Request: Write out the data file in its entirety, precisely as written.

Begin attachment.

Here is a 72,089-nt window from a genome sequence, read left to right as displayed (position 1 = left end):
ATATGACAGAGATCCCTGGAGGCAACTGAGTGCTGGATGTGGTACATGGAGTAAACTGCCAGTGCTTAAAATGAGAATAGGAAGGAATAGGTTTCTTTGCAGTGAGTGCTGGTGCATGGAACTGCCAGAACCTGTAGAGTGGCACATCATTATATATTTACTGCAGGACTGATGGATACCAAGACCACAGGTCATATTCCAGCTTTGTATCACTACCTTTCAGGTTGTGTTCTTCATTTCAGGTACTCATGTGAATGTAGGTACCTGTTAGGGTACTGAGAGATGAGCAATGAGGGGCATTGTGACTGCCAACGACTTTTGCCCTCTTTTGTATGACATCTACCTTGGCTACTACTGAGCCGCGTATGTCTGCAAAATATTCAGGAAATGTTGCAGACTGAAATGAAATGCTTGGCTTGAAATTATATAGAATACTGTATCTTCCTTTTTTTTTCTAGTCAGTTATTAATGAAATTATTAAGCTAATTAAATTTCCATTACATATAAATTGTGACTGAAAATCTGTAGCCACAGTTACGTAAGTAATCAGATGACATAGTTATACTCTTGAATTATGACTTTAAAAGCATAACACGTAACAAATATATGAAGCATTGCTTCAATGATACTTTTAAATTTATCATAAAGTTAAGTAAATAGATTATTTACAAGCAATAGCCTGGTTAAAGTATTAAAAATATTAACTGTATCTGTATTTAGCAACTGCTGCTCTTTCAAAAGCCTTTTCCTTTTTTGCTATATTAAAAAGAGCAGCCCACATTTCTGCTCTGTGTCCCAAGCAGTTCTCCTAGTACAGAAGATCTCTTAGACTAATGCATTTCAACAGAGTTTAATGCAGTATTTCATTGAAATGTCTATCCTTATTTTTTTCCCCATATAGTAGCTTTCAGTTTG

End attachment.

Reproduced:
Here is a 72,089-nt window from a genome sequence, read left to right as displayed (position 1 = left end):
ATATGACAGAGATCCCTGGAGGCAACTGAGTGCTGGATGTGGTACATGGAGTAAACTGCCAGTGCTTAAAATGAGAATAGGAAGGAATAGGTTTCTTTGCAGTGAGTGCTGGTGCATGGAACTGCCAGAACCTGTAGAGTGGCACATCATTATATATTTACTGCAGGACTGATGGATACCAAGACCACAGGTCATATTCCAGCTTTGTATCACTACCTTTCAGGTTGTGTTCTTCATTTCAGGTACTCATGTGAATGTAGGTACCTGTTAGGGTACTGAGAGATGAGCAATGAGGGGCATTGTGACTGCCAACGACTTTTGCCCTCTTTTGTATGACATCTACCTTGGCTACTACTGAGCCGCGTATGTCTGCAAAATATTCAGGAAATGTTGCAGACTGAAATGAAATGCTTGGCTTGAAATTATATAGAATACTGTATCTTCCTTTTTTTTTCTAGTCAGTTATTAATGAAATTATTAAGCTAATTAAATTTCCATTACATATAAATTGTGACTGAAAATCTGTAGCCACAGTTACGTAAGTAATCAGATGACATAGTTATACTCTTGAATTATGACTTTAAAAGCATAACACGTAACAAATATATGAAGCATTGCTTCAATGATACTTTTAAATTTATCATAAAGTTAAGTAAATAGATTATTTACAAGCAATAGCCTGGTTAAAGTATTAAAAATATTAACTGTATCTGTATTTAGCAACTGCTGCTCTTTCAAAAGCCTTTTCCTTTTTTGCTATATTAAAAAGAGCAGCCCACATTTCTGCTCTGTGTCCCAAGCAGTTCTCCTAGTACAGAAGATCTCTTAGACTAATGCATTTCAACAGAGTTTAATGCAGTATTTCATTGAAATGTCTATCCTTATTTTTTTCCCCATATAGTAGCTTTCAGTTTG